ANSON — A committee that is examining the way towns in School Administrative District 74 share budget costs is recommending that the school board formally initiate a review of the current cost-sharing formula.

The six-person local cost-sharing committee voted unanimously Wednesday night to make the recommendation to the full school board.

“I believe the board owes it to all the towns in the district to reevaluate the cost-sharing formula,” said Shawn Cyrway, a member of the committee and a resident of Embden. “It’s clear that based on the enrollment numbers and populations that there is some disparity here.”

The local cost-sharing committee of the school board was formed after residents in Embden signed a petition asking the town to explore withdrawing from SAD 74. Town officials in Embden say many residents are unhappy with the amount they pay in taxes to the district and that they could save money by giving students school choice.

Embden is one of five communities that make up Anson-based SAD 74, which also includes New Portland, North Anson and Solon.

It also pays the most in locally raised tax money to the school district despite having a small population and fewer students than Anson and North Anson. Both the state and school district group Anson and North Anson together for budgetary purposes.

Like every district in Maine, the funding structure is largely dictated by the state, which uses its Essential Programs and Services model to determine how much money a district gets from the state and how much each town must raise in local tax dollars. The model is based on property valuation and does not take into account population or the number of students a community enrolls.

However, most districts also require additional local taxes to fund their budgets on top of what the state says each town must pay. In SAD 74, this number is based on a combination of student population and town valuation.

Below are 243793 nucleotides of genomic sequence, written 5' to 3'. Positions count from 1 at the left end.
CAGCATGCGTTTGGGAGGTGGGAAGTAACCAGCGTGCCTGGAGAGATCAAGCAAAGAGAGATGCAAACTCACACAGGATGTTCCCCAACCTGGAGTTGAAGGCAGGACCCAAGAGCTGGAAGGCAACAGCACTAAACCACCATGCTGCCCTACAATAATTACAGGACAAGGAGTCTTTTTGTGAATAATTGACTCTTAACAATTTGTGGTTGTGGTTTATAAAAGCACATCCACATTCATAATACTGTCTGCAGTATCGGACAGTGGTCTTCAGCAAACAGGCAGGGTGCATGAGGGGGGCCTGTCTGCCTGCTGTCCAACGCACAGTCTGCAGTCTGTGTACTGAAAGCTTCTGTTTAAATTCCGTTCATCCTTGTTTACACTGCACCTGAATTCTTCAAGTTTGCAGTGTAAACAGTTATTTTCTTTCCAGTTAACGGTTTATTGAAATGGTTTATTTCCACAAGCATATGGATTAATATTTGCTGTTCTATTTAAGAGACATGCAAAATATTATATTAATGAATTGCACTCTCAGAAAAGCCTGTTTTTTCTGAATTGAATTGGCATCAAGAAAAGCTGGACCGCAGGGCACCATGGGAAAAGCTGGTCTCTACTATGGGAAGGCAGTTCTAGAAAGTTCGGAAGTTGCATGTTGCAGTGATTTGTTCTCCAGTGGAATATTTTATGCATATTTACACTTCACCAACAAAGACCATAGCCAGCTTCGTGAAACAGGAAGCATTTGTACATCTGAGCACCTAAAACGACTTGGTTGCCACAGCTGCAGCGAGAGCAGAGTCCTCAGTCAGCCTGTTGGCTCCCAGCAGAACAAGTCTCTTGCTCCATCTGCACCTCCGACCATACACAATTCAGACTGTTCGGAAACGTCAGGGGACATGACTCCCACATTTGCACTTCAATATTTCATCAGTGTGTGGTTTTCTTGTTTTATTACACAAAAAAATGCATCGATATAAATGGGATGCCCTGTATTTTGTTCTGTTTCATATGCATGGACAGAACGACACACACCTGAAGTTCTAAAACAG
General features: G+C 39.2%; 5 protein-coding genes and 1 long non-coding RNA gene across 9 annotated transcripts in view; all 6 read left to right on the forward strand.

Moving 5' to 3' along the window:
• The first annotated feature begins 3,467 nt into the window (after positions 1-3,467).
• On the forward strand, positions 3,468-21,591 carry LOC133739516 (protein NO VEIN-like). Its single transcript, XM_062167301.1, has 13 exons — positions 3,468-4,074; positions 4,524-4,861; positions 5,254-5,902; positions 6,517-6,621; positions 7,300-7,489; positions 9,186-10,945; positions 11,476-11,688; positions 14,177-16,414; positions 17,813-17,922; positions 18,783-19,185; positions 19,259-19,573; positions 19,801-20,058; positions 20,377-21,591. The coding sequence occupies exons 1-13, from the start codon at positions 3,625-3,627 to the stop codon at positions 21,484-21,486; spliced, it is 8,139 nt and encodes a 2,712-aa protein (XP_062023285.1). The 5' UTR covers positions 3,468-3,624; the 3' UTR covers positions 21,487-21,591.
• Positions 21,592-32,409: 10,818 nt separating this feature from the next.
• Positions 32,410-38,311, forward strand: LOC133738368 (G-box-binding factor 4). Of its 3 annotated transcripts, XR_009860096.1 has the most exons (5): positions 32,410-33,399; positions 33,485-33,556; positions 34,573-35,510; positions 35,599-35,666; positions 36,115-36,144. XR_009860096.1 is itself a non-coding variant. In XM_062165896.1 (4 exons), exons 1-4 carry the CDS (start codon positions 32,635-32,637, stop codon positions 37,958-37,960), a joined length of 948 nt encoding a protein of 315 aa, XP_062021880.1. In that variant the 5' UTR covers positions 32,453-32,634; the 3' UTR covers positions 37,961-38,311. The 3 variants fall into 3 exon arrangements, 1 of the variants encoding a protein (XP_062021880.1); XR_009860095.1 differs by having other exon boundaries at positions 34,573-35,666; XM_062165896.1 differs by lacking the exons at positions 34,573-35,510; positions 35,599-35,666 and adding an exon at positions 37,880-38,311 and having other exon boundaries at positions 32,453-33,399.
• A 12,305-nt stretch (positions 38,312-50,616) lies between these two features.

On Wednesday, Superintendent Ken Coville presented the committee with three different scenarios for coming up with the additional local money, which is estimated to be $896,910 in 2015-2016. The figure is part of an overall $9.23 million proposed budget. The scenarios presented Wednesday ranged from basing the additional taxes solely on student enrollment — which would decrease the amount of money required from Embden and New Portland — to basing the numbers 100 percent on valuation.

After the recommendation is made to the school board, a cost-sharing review committee will be formed including one school board member and one selectman from each town in the district, Coville said. They will come up with a recommendation that the board will vote on and possibly take to voters in a referendum.

According to figures handed out at the meeting Wednesday, Anson enrolls 331 students, while Embden enrolls 111. Yet because of a higher property valuation in Embden, the town does not receive any money from the state for education. In the proposed 2015-2016 budget, Embden residents are being asked to raise $1.6 million in local taxes while residents in Anson are being asked to raise $1.4 million.

According to Maine Revenue Services, Anson’s total municipal valuation in 2014 was $124 million while Embden’s valuation was $197,550,000. The higher valuation is likely related to the fact that Embden has a large number of bodies of water, including Embden Pond, Fahi Pond, Hancock Pond and Sandy Pond, said the town’s First Selectman, Charles Taylor.

“There are quite a few year-round residents, but with valuation increases and the county and the school affecting the tax rate, the local people have been slowly but surely driven off the ponds because they can’t afford to stay,” he said. “That’s what this group, the (SAD 74 Withdrawal Exploratory Committee) is trying to do, is find a more sustainable, more equitable deal with the district so the tax rates don’t keep skyrocketing around the ponds.”

Rachel Ohm — 612-2368

[email protected]

Twitter: @rachel_ohm


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